Not every app uses all the native capabilities, and including the code to support all those features would impact the binary size... But we still want to support these features whenever you need them.
With that in mind we exposed many of these features as independent static libraries.
For most of the libs it will be as quick as dragging two files, sometimes a third step will be necessary, but no more than that.
All the libraries we ship with React Native live on the
require it. Other libraries also rely on some native code, in that case you'll have to add these files to your app, otherwise the app will throw an error as soon as you try to use the library.
Here are the few steps to link your libraries that contain native code
Install a library with native dependencies:
--save-devflag is very important for this step. React Native will link your libs based on
Link your native dependencies:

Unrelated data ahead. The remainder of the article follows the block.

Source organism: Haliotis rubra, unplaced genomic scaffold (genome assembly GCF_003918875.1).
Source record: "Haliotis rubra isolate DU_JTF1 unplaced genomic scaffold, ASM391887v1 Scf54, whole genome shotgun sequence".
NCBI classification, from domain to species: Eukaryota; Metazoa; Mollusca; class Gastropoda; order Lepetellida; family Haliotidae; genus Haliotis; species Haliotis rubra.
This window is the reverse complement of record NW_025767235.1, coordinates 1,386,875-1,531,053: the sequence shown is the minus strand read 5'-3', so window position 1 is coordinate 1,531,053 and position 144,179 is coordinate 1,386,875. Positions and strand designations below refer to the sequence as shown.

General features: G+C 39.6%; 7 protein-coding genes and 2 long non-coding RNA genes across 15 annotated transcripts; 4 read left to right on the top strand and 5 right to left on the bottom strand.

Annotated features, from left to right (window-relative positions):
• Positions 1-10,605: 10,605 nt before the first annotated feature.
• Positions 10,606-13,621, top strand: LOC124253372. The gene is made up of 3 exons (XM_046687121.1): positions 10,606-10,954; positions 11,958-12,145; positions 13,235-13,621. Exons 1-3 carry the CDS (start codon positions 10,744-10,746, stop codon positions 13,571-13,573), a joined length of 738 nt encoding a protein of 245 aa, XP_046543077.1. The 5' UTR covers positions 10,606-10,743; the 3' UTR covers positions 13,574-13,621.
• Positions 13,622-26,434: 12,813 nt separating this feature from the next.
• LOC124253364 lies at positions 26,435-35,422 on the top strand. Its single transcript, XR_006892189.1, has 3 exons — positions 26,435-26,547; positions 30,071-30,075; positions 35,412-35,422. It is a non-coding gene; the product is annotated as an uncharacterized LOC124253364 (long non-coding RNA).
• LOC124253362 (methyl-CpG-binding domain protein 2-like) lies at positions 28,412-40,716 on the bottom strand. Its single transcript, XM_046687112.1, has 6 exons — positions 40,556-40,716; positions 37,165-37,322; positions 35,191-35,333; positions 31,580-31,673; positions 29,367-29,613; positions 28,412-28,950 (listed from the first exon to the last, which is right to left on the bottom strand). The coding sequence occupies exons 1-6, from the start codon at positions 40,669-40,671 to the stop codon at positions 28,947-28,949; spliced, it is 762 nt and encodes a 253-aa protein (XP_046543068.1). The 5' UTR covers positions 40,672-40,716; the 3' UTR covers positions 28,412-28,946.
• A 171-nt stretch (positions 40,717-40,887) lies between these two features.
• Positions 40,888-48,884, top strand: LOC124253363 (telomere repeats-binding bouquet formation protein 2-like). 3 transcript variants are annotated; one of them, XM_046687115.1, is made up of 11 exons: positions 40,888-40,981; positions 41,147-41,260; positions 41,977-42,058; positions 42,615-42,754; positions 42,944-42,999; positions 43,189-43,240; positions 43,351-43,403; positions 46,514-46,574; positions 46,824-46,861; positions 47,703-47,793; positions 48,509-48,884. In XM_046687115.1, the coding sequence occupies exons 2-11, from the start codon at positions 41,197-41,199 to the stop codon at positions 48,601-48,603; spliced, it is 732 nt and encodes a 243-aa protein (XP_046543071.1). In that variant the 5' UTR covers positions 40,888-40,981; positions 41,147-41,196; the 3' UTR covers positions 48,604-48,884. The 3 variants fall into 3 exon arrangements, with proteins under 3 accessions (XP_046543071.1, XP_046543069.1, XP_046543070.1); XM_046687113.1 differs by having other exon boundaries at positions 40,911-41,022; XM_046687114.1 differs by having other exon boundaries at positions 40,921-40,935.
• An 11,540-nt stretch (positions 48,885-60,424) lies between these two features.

Done! All libraries with native dependencies should be successfully linked to your iOS/Android project.
Note: If your iOS project is using CocoaPods (contains
Podfile) and linked library has
react-native linkwill link library using Podfile. To support non-trivial Podfiles add
# Add new pods below this linecomment to places where you expect pods to be added.
If the library has native code, there must be an
.xcodeproj file inside its folder. Drag this file to your project on Xcode (usually under the
Libraries group on Xcode);
Click on your main project file (the one that represents the
Build Phases and drag the static library from the
Products folder inside the Library you are importing to
Link Binary With Libraries
Not every library will need this step, what you need to consider is:
Do I need to know the contents of the library at compile time?
If you do need to call it from native, then we need to know the library's headers. To achieve that you have to go to your project's file, select
Build Settings and search for
Header Search Paths. There you should include the path to your library. (This documentation used to recommend using
recursive, but this is no longer recommended, as it can cause subtle build failures, especially with CocoaPods.)